There is a sense of “time standing still” that I get from being here in the UK–things seem to change slowly if at all. I find a quite surprising manifestation of this stationary culture in the wonderful world of IT. I work in a field in which computers are heavily used, and I am of the generation for whom this is natural.
We got our first home computer, a Commodore 64, when I was six. My Dad was something of a technophile and so we had a fascinating progression of computers all through my childhood. I was the bratty kid who turned in word-processed and dot-matrix-printed reports when everyone else wrote things by hand. When I went away to college, I had my own laptop and printer in my dorm room, which was almost unheard of in those days–everyone else used the centralized facilities on campus (Sun workstations) if they used computers at all. My laptop was even equipped with a modem and I could telnet in to my college email at 1200 baud. I used Mosaic when the WWW emerged.
(It seems appropriate that yesterday was father’s day since this little historical note is an ode to my father’s vision in providing me with an early start in the form of childhood computers! I should note we also had a VHS VCR back when the remote control had a wire connection, thus making forever sensible in my mind the continued use of the term “wireless remote”.)
I like technology, I like computers, I enjoy following the trends even if I can’t actually keep up myself. I blog both here and elsewhere, run my own website, write the html directly, and know how to do more than make calls on my cell phone. If there’s any one really pressing deficiency in my arsenal of tools, it’s that I have lived in an age of applications such that I have never really become a brilliant programmer. I took Fortran 77 in college (ouch, that dates me!) but aside from the html proficiency, I have mostly lived in a software and web world of point-and-click. But I know how to point-and-click with the best of them.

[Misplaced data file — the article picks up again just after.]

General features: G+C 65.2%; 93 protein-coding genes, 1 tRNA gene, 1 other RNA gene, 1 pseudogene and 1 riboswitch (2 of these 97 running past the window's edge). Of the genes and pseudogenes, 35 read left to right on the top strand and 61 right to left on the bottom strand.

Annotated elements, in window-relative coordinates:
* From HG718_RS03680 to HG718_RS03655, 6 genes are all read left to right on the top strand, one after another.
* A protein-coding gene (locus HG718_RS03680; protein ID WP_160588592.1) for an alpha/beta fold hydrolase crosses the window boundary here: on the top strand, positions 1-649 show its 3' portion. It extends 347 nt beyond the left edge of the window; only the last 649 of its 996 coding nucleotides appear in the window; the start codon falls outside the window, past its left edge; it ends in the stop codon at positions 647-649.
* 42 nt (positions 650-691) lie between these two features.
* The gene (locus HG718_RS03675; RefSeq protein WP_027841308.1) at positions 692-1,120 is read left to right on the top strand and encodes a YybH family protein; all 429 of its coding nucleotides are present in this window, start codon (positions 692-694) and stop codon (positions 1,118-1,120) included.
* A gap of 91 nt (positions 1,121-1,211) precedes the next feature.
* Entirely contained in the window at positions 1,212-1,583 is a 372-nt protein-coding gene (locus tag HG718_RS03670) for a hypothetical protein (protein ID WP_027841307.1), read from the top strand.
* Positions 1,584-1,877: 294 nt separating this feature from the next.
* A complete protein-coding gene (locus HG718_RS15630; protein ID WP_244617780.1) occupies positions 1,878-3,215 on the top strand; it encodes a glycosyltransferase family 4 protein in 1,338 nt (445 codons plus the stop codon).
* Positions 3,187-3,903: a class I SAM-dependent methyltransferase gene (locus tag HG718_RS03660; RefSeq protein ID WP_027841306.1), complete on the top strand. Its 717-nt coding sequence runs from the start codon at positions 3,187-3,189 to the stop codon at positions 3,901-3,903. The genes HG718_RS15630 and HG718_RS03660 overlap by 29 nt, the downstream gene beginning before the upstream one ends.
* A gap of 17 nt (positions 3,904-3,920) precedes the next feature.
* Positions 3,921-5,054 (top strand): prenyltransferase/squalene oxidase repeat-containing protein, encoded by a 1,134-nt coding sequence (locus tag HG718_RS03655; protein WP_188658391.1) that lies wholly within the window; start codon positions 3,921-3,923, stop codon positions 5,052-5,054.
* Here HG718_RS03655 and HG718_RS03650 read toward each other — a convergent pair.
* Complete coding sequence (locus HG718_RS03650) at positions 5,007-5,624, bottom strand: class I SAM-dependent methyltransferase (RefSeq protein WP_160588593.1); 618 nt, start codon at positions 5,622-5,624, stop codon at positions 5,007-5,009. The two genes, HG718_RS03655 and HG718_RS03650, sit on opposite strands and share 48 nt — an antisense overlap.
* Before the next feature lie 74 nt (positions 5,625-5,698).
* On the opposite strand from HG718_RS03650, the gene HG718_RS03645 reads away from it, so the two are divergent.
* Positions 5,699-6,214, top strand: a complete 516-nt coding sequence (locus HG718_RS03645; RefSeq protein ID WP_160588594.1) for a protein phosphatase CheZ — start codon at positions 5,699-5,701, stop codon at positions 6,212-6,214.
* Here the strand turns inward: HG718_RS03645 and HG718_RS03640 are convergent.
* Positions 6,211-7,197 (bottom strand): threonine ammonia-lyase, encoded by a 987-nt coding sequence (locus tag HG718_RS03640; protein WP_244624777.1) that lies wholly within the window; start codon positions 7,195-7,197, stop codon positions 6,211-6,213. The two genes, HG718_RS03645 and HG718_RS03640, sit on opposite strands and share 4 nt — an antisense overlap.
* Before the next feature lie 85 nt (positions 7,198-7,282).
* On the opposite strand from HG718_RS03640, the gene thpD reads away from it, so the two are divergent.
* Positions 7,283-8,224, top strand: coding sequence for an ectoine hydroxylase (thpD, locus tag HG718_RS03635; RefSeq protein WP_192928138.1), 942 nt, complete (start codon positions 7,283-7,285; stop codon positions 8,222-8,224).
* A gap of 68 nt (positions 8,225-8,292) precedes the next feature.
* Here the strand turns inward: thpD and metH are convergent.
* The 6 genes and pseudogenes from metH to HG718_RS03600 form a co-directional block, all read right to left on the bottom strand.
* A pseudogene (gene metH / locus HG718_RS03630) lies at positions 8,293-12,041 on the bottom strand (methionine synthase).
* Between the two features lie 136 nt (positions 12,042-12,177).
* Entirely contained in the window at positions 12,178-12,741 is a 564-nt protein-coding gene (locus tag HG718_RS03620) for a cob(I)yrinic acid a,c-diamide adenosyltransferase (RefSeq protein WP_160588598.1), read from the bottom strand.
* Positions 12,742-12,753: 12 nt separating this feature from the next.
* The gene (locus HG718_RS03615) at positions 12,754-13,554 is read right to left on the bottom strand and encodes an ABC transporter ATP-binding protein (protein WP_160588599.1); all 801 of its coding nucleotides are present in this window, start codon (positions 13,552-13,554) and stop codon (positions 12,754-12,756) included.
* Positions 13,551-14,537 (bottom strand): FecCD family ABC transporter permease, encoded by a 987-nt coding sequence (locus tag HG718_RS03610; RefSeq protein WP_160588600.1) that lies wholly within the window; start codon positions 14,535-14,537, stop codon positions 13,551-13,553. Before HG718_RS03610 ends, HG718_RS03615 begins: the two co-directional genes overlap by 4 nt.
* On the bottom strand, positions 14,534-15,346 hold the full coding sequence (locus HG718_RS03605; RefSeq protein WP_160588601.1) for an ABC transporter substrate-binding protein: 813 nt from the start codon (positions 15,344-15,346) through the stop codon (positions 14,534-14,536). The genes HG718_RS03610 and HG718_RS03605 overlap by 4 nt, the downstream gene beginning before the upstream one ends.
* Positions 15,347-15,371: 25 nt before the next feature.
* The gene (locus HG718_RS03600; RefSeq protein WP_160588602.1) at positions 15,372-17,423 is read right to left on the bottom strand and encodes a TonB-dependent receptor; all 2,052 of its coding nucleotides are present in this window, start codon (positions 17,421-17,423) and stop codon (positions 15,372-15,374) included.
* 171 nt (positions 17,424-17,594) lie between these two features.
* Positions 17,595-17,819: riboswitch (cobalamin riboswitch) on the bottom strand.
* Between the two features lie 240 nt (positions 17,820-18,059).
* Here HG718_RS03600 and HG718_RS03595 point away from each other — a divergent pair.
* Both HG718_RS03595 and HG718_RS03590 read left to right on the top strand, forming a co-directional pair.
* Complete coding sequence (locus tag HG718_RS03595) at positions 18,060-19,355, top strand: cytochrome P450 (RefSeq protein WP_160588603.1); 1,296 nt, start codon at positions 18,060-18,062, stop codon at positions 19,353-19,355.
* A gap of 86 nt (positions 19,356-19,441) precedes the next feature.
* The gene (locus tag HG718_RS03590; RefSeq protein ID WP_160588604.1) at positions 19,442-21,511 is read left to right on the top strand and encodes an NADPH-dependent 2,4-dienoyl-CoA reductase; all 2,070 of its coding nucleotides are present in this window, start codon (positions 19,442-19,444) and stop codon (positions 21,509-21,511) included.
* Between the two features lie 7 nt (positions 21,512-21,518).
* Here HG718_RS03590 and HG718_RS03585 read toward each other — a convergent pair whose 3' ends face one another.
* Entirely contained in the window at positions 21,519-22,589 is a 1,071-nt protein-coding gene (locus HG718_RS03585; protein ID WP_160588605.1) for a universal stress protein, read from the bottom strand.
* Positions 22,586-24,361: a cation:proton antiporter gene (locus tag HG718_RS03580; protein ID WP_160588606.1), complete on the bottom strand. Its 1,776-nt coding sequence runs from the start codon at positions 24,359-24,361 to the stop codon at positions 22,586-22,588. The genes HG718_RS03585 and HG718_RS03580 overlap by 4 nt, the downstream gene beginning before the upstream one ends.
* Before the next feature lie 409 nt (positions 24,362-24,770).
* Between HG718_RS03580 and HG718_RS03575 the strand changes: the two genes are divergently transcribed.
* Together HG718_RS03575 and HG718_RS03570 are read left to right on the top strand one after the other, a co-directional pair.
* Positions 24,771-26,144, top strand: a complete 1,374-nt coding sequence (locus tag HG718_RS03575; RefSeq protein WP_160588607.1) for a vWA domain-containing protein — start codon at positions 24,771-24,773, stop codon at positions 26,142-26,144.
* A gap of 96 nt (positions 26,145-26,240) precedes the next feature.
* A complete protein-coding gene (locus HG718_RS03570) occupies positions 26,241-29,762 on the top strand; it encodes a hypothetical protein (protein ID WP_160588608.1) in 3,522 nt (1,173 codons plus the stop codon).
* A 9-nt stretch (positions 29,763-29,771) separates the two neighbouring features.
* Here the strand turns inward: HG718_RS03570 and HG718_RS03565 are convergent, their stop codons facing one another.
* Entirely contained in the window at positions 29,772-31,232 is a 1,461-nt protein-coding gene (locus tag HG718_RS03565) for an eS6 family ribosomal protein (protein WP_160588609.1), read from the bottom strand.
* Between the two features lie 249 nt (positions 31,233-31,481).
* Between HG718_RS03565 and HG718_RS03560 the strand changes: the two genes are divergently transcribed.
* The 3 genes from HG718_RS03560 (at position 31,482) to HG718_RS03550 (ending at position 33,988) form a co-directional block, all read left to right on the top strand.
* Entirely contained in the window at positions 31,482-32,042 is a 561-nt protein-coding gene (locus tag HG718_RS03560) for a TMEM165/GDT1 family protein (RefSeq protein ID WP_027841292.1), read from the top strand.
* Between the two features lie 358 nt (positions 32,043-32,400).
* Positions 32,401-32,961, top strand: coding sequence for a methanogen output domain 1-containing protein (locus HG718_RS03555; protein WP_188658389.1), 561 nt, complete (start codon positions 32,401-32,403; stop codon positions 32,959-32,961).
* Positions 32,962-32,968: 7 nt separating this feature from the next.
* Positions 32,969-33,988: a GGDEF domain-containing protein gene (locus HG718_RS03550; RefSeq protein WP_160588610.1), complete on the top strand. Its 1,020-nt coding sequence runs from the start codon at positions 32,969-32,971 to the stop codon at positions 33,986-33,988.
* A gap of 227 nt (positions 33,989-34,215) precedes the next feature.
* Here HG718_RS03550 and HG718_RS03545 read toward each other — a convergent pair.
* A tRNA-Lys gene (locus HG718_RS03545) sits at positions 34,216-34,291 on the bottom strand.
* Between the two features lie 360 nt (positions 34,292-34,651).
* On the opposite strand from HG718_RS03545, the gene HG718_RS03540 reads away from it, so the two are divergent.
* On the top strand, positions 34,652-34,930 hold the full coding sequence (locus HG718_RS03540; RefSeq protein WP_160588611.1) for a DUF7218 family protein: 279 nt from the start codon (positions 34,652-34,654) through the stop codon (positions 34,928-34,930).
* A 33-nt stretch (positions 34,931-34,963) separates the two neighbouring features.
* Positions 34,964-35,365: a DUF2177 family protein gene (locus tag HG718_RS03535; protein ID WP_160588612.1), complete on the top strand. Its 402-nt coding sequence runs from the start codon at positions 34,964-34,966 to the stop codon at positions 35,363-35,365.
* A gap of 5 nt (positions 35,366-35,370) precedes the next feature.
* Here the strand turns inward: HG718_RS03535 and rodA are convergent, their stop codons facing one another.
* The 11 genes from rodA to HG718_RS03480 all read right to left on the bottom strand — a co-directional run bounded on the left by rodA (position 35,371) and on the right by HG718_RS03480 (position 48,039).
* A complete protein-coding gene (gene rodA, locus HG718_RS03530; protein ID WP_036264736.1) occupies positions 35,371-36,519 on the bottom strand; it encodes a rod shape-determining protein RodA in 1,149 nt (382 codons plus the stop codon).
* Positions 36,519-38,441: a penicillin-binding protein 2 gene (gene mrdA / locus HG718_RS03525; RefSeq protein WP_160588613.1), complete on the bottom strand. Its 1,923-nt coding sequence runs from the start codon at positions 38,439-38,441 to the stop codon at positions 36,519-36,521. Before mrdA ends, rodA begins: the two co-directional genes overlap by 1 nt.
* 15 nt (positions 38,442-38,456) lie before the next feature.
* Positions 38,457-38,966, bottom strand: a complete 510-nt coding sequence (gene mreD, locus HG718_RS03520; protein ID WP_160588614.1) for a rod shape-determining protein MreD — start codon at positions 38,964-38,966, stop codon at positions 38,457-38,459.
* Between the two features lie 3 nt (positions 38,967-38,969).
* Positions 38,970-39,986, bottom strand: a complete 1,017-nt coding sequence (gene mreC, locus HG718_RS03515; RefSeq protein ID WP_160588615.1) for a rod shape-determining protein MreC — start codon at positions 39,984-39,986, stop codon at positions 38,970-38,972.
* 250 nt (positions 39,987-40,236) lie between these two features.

I have therefore been quite startled to find that in my job and my life here in England, it is as though we are trapped in a computing time warp circa 1995. Mosaic would do for surfing, no need to upgrade to the latest version of Camino. Websites are rudimentary at best, and little effort is put into them. People use software and programs that I thought had gone the way of the dinosaurs a decade ago. There is essentially no Web 2.0.
I find this all surprising, but nothing more surprising than the lack of web-savvy: I would see a website as the public face of any company or organization on this funny little planet, and would put my resources there first and foremost regardless of geographical locations. I can’t quite grasp the specific nature of the US-UK cultural divide that causes this web-presence to be marginalized here. I postulate that the English don’t want to be seen as too superficial, too glitzy or glossy, all-style-no-substance (a.k.a. American) in their virtual existence? Hard to tell. It’s not making my life any easier in this internet age.
Blogger’s note: I am heading to the US for the rest of the week and don’t know how reliable my internet access will be. However, I anticipate obtaining lots of fodder for this discussion, as my host for the trip is another American who lived in the UK for several years–I’m sure there will be stories there!